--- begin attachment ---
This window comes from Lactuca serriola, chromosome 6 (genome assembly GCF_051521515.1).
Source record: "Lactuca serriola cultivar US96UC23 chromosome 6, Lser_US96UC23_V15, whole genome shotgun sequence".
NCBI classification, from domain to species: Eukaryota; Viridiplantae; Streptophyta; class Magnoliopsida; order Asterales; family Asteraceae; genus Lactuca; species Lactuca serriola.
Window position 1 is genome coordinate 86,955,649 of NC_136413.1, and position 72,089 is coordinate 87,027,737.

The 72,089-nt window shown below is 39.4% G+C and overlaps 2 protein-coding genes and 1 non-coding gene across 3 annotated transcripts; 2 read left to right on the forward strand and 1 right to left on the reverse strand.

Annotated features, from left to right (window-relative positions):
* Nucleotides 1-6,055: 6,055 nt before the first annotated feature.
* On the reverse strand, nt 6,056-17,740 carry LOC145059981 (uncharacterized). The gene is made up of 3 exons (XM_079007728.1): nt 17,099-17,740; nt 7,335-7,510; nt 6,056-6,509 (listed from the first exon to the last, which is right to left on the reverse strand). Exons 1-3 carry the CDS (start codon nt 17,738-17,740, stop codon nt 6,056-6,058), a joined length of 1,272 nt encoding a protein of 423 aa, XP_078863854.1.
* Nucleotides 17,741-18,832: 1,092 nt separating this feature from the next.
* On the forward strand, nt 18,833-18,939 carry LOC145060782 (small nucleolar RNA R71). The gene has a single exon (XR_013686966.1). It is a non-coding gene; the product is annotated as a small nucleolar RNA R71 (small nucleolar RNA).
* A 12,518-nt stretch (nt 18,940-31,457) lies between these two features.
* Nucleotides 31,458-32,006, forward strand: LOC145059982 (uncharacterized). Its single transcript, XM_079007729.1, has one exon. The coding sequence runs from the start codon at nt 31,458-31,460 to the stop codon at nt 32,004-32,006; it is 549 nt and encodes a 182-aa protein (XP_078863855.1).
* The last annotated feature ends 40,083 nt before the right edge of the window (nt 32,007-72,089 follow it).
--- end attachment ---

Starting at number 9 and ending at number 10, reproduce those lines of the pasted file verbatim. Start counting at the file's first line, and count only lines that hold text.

* Nucleotides 17,741-18,832: 1,092 nt separating this feature from the next.
* On the forward strand, nt 18,833-18,939 carry LOC145060782 (small nucleolar RNA R71). The gene has a single exon (XR_013686966.1). It is a non-coding gene; the product is annotated as a small nucleolar RNA R71 (small nucleolar RNA).